Drew Cloud doesn't exist. But these are the pictures @GoLendEDU used for him. If you know who this man is, email me at firstname.lastname@example.org. The story: https://t.co/jBGnzWr5pe pic.twitter.com/p0Bxa86iKF— Dan Bauman (@danbauman77) April 24, 2018
Thanks to an investigation by The Chronicle, we now know the truth.
Drew Cloud, a self-professed journalist who also claimed to be an authority on everything student loan-related, had a series of interesting new survey results, new data, and a great deal of quotable information that outlets, such as The Boston Globe, CNBC, and The Washington Post, among others, often used.
In his bio, Cloud said he had founded an “independent, authoritative news outlet" on the subject of student loans, but once The Chronicle investigated to verify the journalist’s existence, LendEDU admitted that the “journalist” was nothing but a farce.
When pressed for comment, LendEDU CEO Nate Matherson said: "Drew Cloud is a pseudonym that a diverse group of authors at Student Loan Report LLC use to share experiences and information related to the challenges college students face with funding their education."
In its apology, LendEDU says that picture of Drew Cloud is one of their friends. “When we pictured what Drew Cloud looked like, we pictured a friend of ours from college, so we used his photo.” https://t.co/jSvxuMXz21— Andy Thomason (@arthomason) April 25, 2018
But the fact that the character presented itself as an uninterested party with no affiliations with any lending companies is troubling.
As The Chronicle reported, the link between LendEDU and Cloud’s site hadn’t been openly disclosed. Until now.
Still, Matherson called Cloud’s site, The Student Loan Report, “very much a side project for our organization."
Matherson maintained “it is very common practice for online media companies to own or acquire additional media assets” in a recent email, and that “Student Loan Report LLC is a for-profit organization and is paid by some of the companies featured on our website.”
But in 2016, he described the company relationship to the site slightly differently.
In an email to a potential contributor, he wrote: "We have a new project that you might be able to help us with. We are launching a student loan industry news site called Student Loan Report located at studentloans.net."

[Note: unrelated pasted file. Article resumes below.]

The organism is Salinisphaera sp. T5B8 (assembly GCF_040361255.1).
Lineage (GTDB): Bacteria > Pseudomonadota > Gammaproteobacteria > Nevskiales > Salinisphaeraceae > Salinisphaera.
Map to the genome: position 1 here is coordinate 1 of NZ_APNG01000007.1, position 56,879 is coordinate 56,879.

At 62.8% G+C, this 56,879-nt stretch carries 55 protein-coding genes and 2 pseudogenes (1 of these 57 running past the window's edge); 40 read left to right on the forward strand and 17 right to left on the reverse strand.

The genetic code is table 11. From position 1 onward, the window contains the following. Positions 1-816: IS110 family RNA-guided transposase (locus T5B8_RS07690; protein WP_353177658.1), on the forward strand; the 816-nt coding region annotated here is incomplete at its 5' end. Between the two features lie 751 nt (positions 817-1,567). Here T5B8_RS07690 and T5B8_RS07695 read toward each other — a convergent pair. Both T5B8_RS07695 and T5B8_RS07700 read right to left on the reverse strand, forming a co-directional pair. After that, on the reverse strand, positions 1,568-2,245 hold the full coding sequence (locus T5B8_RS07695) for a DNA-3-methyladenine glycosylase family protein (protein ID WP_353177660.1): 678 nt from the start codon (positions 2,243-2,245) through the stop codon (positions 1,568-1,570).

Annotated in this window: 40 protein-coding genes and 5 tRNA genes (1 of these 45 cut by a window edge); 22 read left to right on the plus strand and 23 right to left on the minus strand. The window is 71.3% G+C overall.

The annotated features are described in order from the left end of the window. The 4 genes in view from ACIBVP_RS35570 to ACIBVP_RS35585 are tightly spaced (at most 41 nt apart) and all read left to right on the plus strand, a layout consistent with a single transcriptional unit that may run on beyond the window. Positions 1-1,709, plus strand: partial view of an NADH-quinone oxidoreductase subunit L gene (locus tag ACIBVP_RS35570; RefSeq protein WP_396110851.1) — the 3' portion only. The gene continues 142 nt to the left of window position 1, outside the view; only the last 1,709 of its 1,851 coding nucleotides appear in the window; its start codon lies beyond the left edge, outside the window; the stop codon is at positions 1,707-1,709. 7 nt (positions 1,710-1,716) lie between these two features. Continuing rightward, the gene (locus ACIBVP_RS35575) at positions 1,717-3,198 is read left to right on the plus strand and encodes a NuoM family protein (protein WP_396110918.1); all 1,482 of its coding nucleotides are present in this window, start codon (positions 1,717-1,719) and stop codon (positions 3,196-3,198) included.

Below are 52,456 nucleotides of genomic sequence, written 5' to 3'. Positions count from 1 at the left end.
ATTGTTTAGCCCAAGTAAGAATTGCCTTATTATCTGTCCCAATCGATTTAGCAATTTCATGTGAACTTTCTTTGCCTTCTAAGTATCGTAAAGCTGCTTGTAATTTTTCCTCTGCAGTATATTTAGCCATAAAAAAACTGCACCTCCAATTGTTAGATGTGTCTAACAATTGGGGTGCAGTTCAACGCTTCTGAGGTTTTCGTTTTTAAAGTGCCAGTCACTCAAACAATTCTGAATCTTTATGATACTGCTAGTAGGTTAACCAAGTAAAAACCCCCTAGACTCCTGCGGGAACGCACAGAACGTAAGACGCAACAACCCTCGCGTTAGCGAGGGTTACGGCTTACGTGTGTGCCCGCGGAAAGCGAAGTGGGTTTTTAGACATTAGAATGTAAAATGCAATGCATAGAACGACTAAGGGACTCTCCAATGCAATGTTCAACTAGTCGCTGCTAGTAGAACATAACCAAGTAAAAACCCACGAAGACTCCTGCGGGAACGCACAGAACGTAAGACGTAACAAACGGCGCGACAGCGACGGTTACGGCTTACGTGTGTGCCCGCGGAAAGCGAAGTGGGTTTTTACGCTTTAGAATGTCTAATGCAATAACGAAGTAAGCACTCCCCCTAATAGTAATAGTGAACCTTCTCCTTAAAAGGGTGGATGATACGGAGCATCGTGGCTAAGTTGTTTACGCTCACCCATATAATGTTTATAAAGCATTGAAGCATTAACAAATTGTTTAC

The fiasco was duly noted on Twitter, and users mocked the entire ordeal endlessly.
Hmm...dismayed to realize I once tweeted a link "Drew Cloud" sent me. The company tells @Chronicle “all of the data we published on The Student Loan Report was vetted, accurate, and licensed from the related polling companies.” Still. https://t.co/POYYsQVQRX— Amy Scott (@amyreports) April 25, 2018
Wonder how LendEDU's investors (including @ycombinator) feel about the fact it created a "news" site, didn't disclose the connection and then created and actively pitched a fake spokesman https://t.co/qAK9Hua50K— Ben Berkowitz (@BerkowitzBT) April 25, 2018
This article on a frequently cited student loan "expert" who turns out to be a fiction created by the industry is great and reminder # 13,865 why "email interviews" should never be done https://t.co/0OhOUz4oez— Karen Weise (@KYWeise) April 24, 2018
Ha, "Drew Cloud."— Vince Mancini (@Filmdrunk) April 25, 2018
"Hello, fellow organism. It is I, Samuel B. Lockchain. Satisfactory weather we are having, do you not agree?" https://t.co/dkZcBsknOA
And a fun, weird fact. When you search "Drew Cloud" on Twitter you do get some results of people who literally drew Cloud, the protagonist from the video game Final Fantasy VII.— Chris Quintana (@CQuintanaDC) April 25, 2018
Some even said that news outlets who used Cloud as a source should issue a retraction.
Every single outlet that quoted "Drew Cloud" should post and publish corrections. And use this as a spark to reinvigorate actual reporting as opposed to copying and pasting press releases. https://t.co/EAIqlIKvMI— Kim Clark (@kclarkcollege) April 25, 2018
Regardless of what news organizations choose to do after this report, it’s clear that outlets should work harder to verify their sources. After all, news reports on student loan-related data meant to help students or, at least, report faithfully on facts only, should not rely on mysterious parties that come with strings attached.
If there are connections between experts and companies, they should be openly disclosed.
Banner/thumbnail credit: Reuters, Brian Snyder